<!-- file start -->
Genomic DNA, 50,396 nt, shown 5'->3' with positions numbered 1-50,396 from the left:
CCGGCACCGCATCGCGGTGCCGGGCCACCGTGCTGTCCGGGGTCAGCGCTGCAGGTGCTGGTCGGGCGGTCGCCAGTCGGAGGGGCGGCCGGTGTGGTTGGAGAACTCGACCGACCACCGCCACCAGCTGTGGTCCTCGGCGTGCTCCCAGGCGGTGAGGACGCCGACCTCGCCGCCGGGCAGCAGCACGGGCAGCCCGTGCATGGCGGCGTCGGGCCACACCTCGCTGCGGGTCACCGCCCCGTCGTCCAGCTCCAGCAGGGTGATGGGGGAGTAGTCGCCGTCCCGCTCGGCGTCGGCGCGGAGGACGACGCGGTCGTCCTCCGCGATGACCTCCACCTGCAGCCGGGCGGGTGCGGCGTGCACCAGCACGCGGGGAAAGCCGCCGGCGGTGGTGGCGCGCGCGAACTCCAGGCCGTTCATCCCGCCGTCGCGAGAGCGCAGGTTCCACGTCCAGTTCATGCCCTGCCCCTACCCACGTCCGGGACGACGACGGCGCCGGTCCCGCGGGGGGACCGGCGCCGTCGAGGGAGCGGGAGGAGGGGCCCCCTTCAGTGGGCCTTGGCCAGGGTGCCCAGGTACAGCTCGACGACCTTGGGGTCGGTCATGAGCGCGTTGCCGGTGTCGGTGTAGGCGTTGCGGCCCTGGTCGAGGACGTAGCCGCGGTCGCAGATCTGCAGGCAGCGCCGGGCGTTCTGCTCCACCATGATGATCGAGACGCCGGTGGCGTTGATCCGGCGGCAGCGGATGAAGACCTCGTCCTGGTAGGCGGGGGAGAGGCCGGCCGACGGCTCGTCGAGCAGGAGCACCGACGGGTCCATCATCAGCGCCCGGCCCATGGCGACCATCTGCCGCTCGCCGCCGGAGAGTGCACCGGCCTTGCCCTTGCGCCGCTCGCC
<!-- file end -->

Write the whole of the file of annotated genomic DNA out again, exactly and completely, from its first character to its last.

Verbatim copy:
Genomic DNA, 50,396 nt, shown 5'->3' with positions numbered 1-50,396 from the left:
CCGGCACCGCATCGCGGTGCCGGGCCACCGTGCTGTCCGGGGTCAGCGCTGCAGGTGCTGGTCGGGCGGTCGCCAGTCGGAGGGGCGGCCGGTGTGGTTGGAGAACTCGACCGACCACCGCCACCAGCTGTGGTCCTCGGCGTGCTCCCAGGCGGTGAGGACGCCGACCTCGCCGCCGGGCAGCAGCACGGGCAGCCCGTGCATGGCGGCGTCGGGCCACACCTCGCTGCGGGTCACCGCCCCGTCGTCCAGCTCCAGCAGGGTGATGGGGGAGTAGTCGCCGTCCCGCTCGGCGTCGGCGCGGAGGACGACGCGGTCGTCCTCCGCGATGACCTCCACCTGCAGCCGGGCGGGTGCGGCGTGCACCAGCACGCGGGGAAAGCCGCCGGCGGTGGTGGCGCGCGCGAACTCCAGGCCGTTCATCCCGCCGTCGCGAGAGCGCAGGTTCCACGTCCAGTTCATGCCCTGCCCCTACCCACGTCCGGGACGACGACGGCGCCGGTCCCGCGGGGGGACCGGCGCCGTCGAGGGAGCGGGAGGAGGGGCCCCCTTCAGTGGGCCTTGGCCAGGGTGCCCAGGTACAGCTCGACGACCTTGGGGTCGGTCATGAGCGCGTTGCCGGTGTCGGTGTAGGCGTTGCGGCCCTGGTCGAGGACGTAGCCGCGGTCGCAGATCTGCAGGCAGCGCCGGGCGTTCTGCTCCACCATGATGATCGAGACGCCGGTGGCGTTGATCCGGCGGCAGCGGATGAAGACCTCGTCCTGGTAGGCGGGGGAGAGGCCGGCCGACGGCTCGTCGAGCAGGAGCACCGACGGGTCCATCATCAGCGCCCGGCCCATGGCGACCATCTGCCGCTCGCCGCCGGAGAGTGCACCGGCCTTGCCCTTGCGCCGCTCGCC